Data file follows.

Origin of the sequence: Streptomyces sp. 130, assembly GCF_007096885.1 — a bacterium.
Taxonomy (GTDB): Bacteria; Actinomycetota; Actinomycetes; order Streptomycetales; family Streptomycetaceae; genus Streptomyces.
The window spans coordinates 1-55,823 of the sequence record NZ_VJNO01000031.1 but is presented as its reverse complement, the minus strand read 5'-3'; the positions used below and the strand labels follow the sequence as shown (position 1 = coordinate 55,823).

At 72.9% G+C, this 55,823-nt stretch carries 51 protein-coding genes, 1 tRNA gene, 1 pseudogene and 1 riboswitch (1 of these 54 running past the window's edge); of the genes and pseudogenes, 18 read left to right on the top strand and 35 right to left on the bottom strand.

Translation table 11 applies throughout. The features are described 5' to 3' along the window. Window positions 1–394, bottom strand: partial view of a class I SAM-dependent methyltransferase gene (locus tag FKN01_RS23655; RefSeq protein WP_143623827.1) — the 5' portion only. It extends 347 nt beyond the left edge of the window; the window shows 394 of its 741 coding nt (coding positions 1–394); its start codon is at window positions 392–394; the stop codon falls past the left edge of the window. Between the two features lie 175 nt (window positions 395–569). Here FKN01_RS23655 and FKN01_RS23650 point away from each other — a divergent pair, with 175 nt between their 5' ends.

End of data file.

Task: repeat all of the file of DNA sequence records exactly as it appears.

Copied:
Origin of the sequence: Streptomyces sp. 130, assembly GCF_007096885.1 — a bacterium.
Taxonomy (GTDB): Bacteria; Actinomycetota; Actinomycetes; order Streptomycetales; family Streptomycetaceae; genus Streptomyces.
The window spans coordinates 1-55,823 of the sequence record NZ_VJNO01000031.1 but is presented as its reverse complement, the minus strand read 5'-3'; the positions used below and the strand labels follow the sequence as shown (position 1 = coordinate 55,823).

At 72.9% G+C, this 55,823-nt stretch carries 51 protein-coding genes, 1 tRNA gene, 1 pseudogene and 1 riboswitch (1 of these 54 running past the window's edge); of the genes and pseudogenes, 18 read left to right on the top strand and 35 right to left on the bottom strand.

Translation table 11 applies throughout. The features are described 5' to 3' along the window. Window positions 1–394, bottom strand: partial view of a class I SAM-dependent methyltransferase gene (locus tag FKN01_RS23655; RefSeq protein WP_143623827.1) — the 5' portion only. It extends 347 nt beyond the left edge of the window; the window shows 394 of its 741 coding nt (coding positions 1–394); its start codon is at window positions 392–394; the stop codon falls past the left edge of the window. Between the two features lie 175 nt (window positions 395–569). Here FKN01_RS23655 and FKN01_RS23650 point away from each other — a divergent pair, with 175 nt between their 5' ends.